*** Pity the working man. Last week, we pointed out that the average working stiff in America now earns less than his counterpart in France – $38,000 in the United States as compared to $41,000 in France. Presidential candidate Barack Obama says the masses in Pennsylvania are “bitter” about it.
Pennsylvania is an industrial state with plenty of unions. We remember visiting our Pennsylvania cousins in the ’50s. They worked in the steel mills south of Pittsburgh and enjoyed a lifestyle that seemed luxurious compared to our own. At the age of 10, it appeared to us that there was a lot more money in factory work in Pennsylvania than there was in the tobacco fields of Maryland.
But factory work peaked out in the late ’70s…says the New York Times, when an hourly manufacturing worker could expect a wage of $20 an hour (adjusted to ’07 dollars). Ever since, factory wages have been going down. So have hourly wages generally. Now, a factory worker cannot really expect to live a middle class life, reports the NYT, unless he brings home $41,600 (about $20 an hour). But fewer than 20% of them do.
*** Seeing the handwriting on the wall, people flooded the colleges and universities in the last half of the 20th century. If you got a degree, you wouldn’t have to work in the mills, threatened parents. You could go to work in the office – where it was air-conditioned and you got to flirt with the secretaries. But now comes news that even people with four years of college often do not earn enough for middle-class status. And worse – a study reported in the NYT says that even a degree from an elite college is no guarantee of higher wages.
Which raises a good question – why bother to pay for an expensive college…or even, why bother to go to college at all?
We raised the issue with Henry – our 17-year-old.
“What would I do if I didn’t go to college?” he answered. “And besides, if I want to be a doctor, I have to go to college. And if I do go to college and discover I don’t want to be a doctor, at least I’ll have the choice to not become a doctor. But if I don’t go to college I won’t have the choice to become a doctor.”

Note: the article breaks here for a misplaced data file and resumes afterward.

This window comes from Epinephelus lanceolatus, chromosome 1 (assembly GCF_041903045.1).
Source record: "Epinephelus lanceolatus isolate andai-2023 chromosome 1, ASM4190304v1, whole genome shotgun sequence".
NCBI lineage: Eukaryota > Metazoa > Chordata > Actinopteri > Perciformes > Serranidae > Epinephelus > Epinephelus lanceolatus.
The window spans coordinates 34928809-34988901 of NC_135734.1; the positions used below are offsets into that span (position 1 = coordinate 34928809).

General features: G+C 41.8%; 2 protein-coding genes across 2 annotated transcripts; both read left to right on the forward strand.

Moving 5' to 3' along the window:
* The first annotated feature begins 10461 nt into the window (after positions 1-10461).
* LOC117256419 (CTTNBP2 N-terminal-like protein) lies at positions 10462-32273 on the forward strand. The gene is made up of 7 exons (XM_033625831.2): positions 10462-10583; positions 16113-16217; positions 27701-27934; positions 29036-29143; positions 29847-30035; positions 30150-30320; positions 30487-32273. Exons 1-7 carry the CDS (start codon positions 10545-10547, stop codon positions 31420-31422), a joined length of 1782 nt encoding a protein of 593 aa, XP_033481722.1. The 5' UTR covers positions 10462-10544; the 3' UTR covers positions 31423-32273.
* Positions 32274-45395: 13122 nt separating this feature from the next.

But what about the people who have to scrimp and save to send their children to college? Student lenders are becoming tight, say the papers. And the old Bank of Home Equity has closed its doors.
Wherever they get the money, there will surely be some disappointments in the results. The New York Times mentions a couple whose boy wanted to go to a private college rather than the State U., because the private school had a “good pre-law program.” For that, the family was willing to pay an extra $80,000 – over the four-year program.
We don’t know what they think they got for their money. But we have a strong hunch it was – zero. We spent three years in law school. As far as we can tell, there is no such thing as “pre-law.” In the beginning it’s all reading, writing and thinking – which any education should prepare you for – then, you move on to advanced hoodwinking, contractual obfuscation and ambulance chasing.
“Do you deny the allegations?” the judge once asked The Kingfish in an episode of the ’50s TV show, ‘Amos & Andy.’
‘Not only does I deny the allegations,” replied The Kingfish. “I resents the alligator.”
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